So first switch to “Edit mode” using the selector toward the lower left portion of the screen (A) and then use the “Mesh” menu (if you do not see Mesh it is because you have not selected “Edit mode” to select “UV Unwrap –> Smart Project” (B).
Note that our texture has now disappeared, this is simply because we have created a new UV layer, we just need to state which texture the layer is intending to use.
Because we selected it earlier, by clicking on the picture icon next to the image name you will see a list of known textures to pick from, just select ours.
If you are using an existing image and skipped the texture creation / selection section earlier, you can just select “Image –> Open” at this point to assign it as well. Note if your image is a single face, then simply use a different UV Unwrap mode to paint your object properly. This will not affect the next steps.
That done and you should now see your image with the UV Overlay. So now we need to take this and assign the texture to the model.
So now our texture is mapped to our model, next we need to check and change the material properties, mainly so it is represented correctly in SunBurn.
Swap to the “Material” tab in the properties window:
Making sure you have the correct material selected (if you have multiple materials) then change the name of the material to something a bit more meaningful and hit “enter”, this is what you will see in the SunBurn Editor should you wish to apply different materials to objects there (you might have a generic Box model and several crate textures for example)
I also find it useful to also click on the “Assign” button here, it just affirms that the selected material is applied to the model.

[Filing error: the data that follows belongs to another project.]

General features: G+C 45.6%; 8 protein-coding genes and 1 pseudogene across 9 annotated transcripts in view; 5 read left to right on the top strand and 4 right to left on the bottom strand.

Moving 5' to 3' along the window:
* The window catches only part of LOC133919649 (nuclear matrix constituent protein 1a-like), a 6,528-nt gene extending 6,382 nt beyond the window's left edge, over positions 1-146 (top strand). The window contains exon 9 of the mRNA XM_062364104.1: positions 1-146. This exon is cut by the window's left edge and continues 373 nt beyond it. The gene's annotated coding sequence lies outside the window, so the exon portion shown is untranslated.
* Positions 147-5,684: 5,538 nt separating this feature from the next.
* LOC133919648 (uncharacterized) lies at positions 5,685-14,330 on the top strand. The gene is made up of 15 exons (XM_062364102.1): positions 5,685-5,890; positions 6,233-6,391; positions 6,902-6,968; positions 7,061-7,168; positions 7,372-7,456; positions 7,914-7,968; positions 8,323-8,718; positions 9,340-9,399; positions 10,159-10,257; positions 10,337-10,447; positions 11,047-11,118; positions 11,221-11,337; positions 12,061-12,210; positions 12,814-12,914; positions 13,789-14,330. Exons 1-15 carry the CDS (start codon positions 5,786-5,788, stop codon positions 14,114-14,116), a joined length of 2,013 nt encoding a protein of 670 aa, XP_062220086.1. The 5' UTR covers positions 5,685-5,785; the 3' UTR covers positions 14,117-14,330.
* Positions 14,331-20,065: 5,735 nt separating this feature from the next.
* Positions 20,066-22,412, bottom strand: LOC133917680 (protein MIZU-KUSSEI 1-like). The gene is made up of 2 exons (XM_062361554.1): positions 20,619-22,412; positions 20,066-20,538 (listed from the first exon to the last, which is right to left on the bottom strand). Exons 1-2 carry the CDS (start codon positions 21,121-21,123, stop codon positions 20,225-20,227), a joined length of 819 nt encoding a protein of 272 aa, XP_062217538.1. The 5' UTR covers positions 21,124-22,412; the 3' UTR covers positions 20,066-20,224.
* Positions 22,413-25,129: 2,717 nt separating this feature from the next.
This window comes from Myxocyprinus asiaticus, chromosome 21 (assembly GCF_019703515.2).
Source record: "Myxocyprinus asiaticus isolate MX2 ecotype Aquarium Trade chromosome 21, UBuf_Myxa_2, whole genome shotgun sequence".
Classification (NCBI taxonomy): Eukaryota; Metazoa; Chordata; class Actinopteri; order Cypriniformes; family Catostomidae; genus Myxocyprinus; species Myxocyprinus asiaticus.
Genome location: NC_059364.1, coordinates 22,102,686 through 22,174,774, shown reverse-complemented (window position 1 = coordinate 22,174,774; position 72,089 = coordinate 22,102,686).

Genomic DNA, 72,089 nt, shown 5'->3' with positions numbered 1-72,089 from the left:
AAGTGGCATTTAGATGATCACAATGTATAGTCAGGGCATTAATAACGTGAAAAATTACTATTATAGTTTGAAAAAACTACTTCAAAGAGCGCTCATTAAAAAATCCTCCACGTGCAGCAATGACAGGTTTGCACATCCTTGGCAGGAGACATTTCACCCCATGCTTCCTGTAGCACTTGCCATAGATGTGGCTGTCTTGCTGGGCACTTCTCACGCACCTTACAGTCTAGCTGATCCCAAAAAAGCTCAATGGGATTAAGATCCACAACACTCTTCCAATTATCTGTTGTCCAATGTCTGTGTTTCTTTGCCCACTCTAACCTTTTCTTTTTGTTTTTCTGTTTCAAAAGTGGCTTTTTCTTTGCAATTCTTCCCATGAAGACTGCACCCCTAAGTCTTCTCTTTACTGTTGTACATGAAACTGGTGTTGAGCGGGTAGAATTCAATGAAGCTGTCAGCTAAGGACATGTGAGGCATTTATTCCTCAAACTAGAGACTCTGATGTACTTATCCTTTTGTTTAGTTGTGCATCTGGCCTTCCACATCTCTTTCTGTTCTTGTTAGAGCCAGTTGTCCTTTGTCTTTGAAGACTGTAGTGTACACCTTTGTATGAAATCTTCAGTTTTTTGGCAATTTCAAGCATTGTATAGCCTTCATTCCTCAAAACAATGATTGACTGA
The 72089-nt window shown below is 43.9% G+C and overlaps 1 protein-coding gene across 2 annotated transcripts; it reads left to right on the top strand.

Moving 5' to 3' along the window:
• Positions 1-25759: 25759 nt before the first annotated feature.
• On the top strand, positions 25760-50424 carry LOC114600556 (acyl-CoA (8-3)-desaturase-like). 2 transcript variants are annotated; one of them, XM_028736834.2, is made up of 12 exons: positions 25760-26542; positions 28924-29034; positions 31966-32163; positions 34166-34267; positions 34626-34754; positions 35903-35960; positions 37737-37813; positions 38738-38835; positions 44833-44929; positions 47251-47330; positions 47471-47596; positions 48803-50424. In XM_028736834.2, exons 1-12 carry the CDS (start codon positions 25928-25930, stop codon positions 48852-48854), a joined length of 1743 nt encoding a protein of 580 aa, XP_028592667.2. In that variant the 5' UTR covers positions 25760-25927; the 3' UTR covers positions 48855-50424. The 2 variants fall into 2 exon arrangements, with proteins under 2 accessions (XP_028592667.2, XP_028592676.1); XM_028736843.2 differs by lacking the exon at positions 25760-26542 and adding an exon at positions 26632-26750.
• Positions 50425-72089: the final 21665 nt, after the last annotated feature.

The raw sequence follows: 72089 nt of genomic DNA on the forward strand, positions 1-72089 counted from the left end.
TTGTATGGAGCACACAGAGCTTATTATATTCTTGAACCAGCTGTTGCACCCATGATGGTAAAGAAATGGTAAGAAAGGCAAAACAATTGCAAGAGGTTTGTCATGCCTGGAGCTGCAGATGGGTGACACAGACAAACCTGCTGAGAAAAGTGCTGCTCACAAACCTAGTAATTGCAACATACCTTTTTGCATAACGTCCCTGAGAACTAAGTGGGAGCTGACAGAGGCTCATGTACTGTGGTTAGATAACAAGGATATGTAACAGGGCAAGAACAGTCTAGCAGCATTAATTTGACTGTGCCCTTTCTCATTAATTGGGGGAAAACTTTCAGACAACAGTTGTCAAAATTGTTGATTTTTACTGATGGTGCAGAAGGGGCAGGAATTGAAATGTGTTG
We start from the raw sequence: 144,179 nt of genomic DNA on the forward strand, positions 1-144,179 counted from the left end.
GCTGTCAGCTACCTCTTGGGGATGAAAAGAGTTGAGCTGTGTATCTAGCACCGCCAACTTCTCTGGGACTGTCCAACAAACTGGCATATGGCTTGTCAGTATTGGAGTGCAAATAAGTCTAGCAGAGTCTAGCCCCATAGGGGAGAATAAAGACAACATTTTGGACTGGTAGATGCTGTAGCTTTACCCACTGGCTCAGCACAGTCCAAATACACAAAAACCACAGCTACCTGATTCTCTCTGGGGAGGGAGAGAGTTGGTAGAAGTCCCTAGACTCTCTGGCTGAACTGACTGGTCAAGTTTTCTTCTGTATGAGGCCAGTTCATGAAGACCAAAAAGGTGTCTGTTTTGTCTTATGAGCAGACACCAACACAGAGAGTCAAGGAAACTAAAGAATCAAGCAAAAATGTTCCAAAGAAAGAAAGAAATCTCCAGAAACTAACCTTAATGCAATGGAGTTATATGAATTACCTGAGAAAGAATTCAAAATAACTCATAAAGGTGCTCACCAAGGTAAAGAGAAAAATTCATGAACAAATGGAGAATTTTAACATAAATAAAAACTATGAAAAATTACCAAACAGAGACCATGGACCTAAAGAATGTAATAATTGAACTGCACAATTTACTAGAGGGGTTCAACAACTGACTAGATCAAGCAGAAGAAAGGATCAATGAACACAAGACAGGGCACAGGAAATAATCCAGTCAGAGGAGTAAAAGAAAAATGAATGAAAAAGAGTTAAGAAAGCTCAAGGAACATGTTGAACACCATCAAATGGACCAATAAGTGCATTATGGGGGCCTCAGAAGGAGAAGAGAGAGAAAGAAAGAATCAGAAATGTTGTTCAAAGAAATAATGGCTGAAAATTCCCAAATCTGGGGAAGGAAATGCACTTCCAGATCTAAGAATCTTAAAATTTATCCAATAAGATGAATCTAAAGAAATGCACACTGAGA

Now for the important bit
So far we have done everything as normal as you would do if you are just using models for XNA, now we need to enhance our model so that we can use light maps against it in SunBurn.
First switch to the “Object Data” tab in the properties window
Now you should have two UV maps for your model, one textured and one not, just click on each to see the effect.
With that done Save everything (just to be sure), once done we just need to export the model.
Now I mention the “XNA FBX Exporter” script in the video, reason being this script is incompatible with SunBurn, it is useful for normal XNA projects (it sets up a load of defaults specific to XNA like bounding volumes and a few other settings used by the content pipeline, it even now comes as default with the latest Blender builds, no need to install it separately) but SunBurn doesn’t like it. So just use the Normal “Autodesk FBX” exporter to save your model (into the models folder) and you are done.
Where to go from here
I’m not going to detail here how to import a model in to the SunBurn engine, it’s covered in the video for completeness, but you are better heading over to the Official training videos on the SunBurn site, specifically this one if you need to know now.
Right I'm done for now, I am going to follow up with two other snippets, but just as videos this time to show some common troubleshooting tips for issues I found common when learning all this stuff, namely:
Why is the Lightmap option Disabled in the Editor
Why is my lighting not working correctly, it’s all white
These took a little while and a few questions in the Forums to solve, which is the best place to go to get help by the way (Just search first!!!)
Comments and queries welcome